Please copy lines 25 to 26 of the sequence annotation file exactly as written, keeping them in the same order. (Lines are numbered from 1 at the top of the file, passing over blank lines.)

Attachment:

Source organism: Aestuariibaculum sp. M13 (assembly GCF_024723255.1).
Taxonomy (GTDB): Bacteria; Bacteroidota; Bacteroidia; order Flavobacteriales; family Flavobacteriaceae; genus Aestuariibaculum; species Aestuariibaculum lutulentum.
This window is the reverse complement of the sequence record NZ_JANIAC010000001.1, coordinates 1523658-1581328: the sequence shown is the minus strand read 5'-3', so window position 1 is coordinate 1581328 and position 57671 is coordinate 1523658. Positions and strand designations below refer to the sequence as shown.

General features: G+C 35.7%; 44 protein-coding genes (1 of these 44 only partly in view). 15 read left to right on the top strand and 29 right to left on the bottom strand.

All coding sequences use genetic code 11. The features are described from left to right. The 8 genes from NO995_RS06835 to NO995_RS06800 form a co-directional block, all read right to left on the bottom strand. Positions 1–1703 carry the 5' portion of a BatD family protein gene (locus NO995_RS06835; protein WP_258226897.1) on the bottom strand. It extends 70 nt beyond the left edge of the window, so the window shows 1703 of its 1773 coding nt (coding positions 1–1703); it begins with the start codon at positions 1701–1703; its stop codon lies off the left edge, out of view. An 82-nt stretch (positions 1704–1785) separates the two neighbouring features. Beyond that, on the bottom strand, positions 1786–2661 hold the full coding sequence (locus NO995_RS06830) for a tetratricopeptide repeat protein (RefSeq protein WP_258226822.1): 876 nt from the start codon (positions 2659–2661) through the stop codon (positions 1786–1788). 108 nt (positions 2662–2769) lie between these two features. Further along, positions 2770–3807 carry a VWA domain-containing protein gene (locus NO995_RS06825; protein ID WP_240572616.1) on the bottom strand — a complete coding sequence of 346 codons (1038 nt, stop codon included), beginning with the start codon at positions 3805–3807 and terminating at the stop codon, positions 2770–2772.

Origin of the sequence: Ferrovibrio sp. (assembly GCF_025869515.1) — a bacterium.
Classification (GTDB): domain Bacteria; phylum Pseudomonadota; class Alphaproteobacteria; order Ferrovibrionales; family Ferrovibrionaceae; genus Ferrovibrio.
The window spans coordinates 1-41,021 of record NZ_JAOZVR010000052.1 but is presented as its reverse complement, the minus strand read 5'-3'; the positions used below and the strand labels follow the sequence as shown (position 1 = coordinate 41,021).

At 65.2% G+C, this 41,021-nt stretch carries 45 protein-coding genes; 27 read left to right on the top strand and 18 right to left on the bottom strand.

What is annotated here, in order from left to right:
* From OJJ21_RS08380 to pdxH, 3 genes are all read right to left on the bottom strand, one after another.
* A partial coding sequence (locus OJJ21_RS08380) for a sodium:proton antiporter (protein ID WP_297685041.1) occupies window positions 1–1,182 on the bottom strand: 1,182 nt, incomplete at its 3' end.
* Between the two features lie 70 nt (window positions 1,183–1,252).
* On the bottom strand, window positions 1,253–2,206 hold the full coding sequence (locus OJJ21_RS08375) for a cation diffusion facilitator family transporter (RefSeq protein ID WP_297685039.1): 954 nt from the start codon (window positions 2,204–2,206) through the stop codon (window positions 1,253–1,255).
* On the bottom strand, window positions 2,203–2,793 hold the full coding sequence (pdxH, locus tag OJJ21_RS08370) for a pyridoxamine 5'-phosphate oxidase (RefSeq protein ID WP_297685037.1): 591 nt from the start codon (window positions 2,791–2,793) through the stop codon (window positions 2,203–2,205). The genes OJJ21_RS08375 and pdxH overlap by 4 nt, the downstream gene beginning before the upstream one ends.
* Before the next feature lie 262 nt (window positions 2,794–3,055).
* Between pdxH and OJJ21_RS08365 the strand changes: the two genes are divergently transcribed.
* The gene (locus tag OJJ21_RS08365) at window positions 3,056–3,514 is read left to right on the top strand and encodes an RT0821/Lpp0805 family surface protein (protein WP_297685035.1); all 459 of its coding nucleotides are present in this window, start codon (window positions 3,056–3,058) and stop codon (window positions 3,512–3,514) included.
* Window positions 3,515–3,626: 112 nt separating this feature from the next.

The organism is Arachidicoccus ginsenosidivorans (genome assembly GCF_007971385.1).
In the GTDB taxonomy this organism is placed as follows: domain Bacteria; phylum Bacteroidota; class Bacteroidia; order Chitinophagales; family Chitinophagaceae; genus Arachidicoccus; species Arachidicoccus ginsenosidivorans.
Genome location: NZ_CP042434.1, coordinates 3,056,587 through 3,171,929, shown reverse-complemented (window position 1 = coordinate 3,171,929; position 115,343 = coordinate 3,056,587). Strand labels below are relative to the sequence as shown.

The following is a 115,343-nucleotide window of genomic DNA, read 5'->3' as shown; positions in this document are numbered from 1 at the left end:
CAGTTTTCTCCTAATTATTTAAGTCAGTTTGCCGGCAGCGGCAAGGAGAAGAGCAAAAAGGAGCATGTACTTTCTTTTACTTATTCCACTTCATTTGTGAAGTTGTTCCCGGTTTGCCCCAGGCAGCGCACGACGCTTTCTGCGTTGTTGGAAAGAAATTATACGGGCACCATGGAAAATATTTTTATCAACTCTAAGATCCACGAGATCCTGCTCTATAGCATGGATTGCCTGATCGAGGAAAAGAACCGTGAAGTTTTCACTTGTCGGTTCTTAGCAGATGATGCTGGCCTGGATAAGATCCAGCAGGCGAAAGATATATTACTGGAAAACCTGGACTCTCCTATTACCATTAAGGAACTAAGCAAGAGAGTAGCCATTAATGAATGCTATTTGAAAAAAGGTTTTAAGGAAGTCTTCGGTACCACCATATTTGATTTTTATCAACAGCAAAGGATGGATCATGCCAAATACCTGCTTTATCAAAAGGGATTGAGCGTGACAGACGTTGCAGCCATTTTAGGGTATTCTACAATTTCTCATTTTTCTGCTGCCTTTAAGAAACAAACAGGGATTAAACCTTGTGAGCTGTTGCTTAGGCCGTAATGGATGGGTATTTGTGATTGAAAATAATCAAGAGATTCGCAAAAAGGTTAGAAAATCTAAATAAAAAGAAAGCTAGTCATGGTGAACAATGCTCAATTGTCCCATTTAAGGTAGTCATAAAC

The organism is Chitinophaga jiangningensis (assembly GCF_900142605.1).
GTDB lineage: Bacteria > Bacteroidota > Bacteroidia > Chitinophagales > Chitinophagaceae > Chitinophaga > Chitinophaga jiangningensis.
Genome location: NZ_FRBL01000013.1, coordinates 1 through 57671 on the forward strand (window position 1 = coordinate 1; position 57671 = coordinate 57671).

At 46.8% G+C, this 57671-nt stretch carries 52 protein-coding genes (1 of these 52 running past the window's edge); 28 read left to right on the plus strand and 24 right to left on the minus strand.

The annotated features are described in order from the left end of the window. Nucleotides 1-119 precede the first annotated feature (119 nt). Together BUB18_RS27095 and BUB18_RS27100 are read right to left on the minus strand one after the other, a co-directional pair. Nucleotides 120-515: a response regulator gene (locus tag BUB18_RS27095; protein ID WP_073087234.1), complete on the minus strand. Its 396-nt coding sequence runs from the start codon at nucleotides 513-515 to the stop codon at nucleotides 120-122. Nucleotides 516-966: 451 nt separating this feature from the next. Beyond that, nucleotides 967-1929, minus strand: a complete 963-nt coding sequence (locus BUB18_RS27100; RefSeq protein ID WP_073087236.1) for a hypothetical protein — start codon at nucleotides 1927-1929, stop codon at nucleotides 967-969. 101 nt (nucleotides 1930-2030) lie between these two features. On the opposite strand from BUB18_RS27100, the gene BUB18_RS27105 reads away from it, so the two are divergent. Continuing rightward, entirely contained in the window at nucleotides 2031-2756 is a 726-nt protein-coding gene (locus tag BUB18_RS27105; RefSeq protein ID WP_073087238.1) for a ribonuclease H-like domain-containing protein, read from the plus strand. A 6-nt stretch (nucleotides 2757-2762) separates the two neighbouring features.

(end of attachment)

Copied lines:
The organism is Chitinophaga jiangningensis (assembly GCF_900142605.1).
GTDB lineage: Bacteria > Bacteroidota > Bacteroidia > Chitinophagales > Chitinophagaceae > Chitinophaga > Chitinophaga jiangningensis.